“Thank you, thank you…” managed to mumble the Chief-Director, dissolving in a sweet gesture and friendly smile.
“I am ready.”
“Ready for whatever it takes. I knew my heart could not deceive me. You will be… You are… Well… I understand myself… With an iron fist, eh? Of iron.”
“As you order, sir,” concluded Romero y Flores. But upon observing his colleagues—bureaucrats of all ages and conditions—he suddenly felt capsized in a wave of adverse looks, of whispers which emitted all the pestilence that is carried in the hearts of those who work at an insecure, liquidable and cancerous job. In a wave of silent outcries: “Why?” “Who crowned the chulla king?” “I … Twenty years … I spent my life working here….” “So my honesty doesn’t count, my beautiful handwriting….” “He’s an imbecile, an intruder … He knows nothing….” “A street dog, that’s what he is … I know him … People like him are just lucky….” “How will he handle the balance sheets? How will he handle the audits? I … I pretend to be stupid … Hee-hee-hee … My degree in accounting … If asked how much is one times one, he’ll answer: I cannot say for sure if it’s two or three….” “Ooh … The children’s pension fund will be ruined … The priests, the nuns, the good people … They’ll have to return to public schools… where cholos go….” “They’re messing with the wrong guy, dammit … I’ll use my influence and power … Anonymous letters to the Ministers, to the President of the Republic….” “I’ll squeal to the press … Since when did you have a press, you idiot? It’s theirs … Only money counts … Money … oh!”
Judging by appearances — eyes glistening with hatred, bitter dry lips, sickly colored skin, faces wrinkled in morbid mockery — no one seemed to be at peace with the Chief-Director’s orders. It was absolute insanity! Romero y Flores, using and abusing his attitude of “his honor, the big boss” — inherited from his father — responded to the troop’s outcry with an haughty and defiant glare, from which everyone could read: “What are you complaining about? Nobody better mess with me… I will crush you….”
But it was Don Ernesto Morejón Galindo, with his intuitive gift for divining the thoughts of his subordinates—identical destinies, similar experiences — who foiled the daring and cunning protest. With sarcasm and mockery not subject to appeal, he warned aloud:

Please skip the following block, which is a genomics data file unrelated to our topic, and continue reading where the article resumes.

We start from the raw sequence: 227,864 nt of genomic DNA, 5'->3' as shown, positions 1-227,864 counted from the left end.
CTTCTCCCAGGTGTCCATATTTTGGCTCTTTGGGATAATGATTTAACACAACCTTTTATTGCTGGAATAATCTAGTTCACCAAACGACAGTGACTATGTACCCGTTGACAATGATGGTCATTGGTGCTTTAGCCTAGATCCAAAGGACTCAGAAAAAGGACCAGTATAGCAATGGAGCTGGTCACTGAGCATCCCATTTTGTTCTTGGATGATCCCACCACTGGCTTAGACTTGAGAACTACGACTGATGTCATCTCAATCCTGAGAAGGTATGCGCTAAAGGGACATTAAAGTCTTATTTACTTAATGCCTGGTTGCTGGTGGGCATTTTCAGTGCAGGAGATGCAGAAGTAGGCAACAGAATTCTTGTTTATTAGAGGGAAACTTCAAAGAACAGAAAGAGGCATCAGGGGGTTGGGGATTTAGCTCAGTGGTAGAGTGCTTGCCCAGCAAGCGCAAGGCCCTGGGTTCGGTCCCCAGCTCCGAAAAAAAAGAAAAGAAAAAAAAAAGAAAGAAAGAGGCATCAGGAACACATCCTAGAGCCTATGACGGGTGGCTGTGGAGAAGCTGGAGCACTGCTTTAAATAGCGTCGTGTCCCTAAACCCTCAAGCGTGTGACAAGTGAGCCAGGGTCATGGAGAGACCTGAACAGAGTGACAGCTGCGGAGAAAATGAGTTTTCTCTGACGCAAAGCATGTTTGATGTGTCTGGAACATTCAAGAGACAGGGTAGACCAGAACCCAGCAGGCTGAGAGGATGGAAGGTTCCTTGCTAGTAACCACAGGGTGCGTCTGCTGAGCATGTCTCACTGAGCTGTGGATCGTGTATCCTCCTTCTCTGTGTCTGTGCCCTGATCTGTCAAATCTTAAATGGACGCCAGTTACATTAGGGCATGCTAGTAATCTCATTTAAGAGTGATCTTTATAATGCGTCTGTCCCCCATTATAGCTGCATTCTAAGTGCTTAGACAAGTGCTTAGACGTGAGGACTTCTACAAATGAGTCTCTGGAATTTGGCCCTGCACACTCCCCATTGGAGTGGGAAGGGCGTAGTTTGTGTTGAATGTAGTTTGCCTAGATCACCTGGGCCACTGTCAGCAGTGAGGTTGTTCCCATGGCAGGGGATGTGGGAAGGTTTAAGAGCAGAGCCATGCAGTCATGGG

“I hope everyone agrees with me. Who? Who can complain? Rise up. Speak up. I know what I am doing! And I will pulverize the first one who complains to me … I … You know me. When I’m nice, I’m nice … When I’m mean … Aaah! Oooh!”
Immediately, with the basic ductility with which rebellion can change to humility, or hatred to fellowship, for those who find themselves at the whim of a powerful, invisible and constrictive circle, the explosive threat disappeared from the face of the choir of bureaucrats, just as it was about to shoot out its poor venom. In its place surged the mask of the innocent, slobbering apology: “No… I am not annoyed, sir… On the contrary… Look at me… Look at how I’m smiling… Hee-hee-hee….” “There’s an understanding among whites… With me it’s different, dear boss… You yourself know… With you wherever, whatever….” “The decision is brilliant… Bril-li-ant… A real success….” “He came as a relative of the Big Boss. He’s our best leverage… We had no one like him before. So then?” “All of us… All of us are happy….” “There is no reason for you to get that way… Like that….” “Whatever you order….”
Upon the magical change — which he had expected — Don Ernesto let out a snort which sounded like a balloon bursting. And turning to the general accountant, he ordered:
“Yes. Listen to me well. Make sure there’s nothing Mr. Romero y Flores lacks for the year-end audit. Credentials, cadastres, lists, notices. Explain everything to him. He must act in conformity with the law.”
“Very well, sir.”
“He must act on my behalf. I will grant him special powers. Without special powers he can’t do anything.”
“Complete special powers,” concluded the Chief-Director, putting a friendly hand on the shoulder of the clerk chosen for such a delicate mission.
From the pedestal of a pride strange to his long-held ambition of becoming rich and powerful, the chulla Romero y Flores surveyed his colleagues. And when he watched them bent over their work like tiny question marks, viscous and insignificant, he was assailed by feverish chills as he oscillated between feelings of compassionate contempt and the fear of transforming into one of them forever. He recalled then (instinctive game) the sarcastic, defining monikers he had assigned to each one of his colleagues after he had gotten to know them better. Designations he kept secret to flatter his aristocratic reveries, his hopes of being the owner of a large estate through a woman’s inheritance, with money he thought he could fetch by marriage.
More coming soon…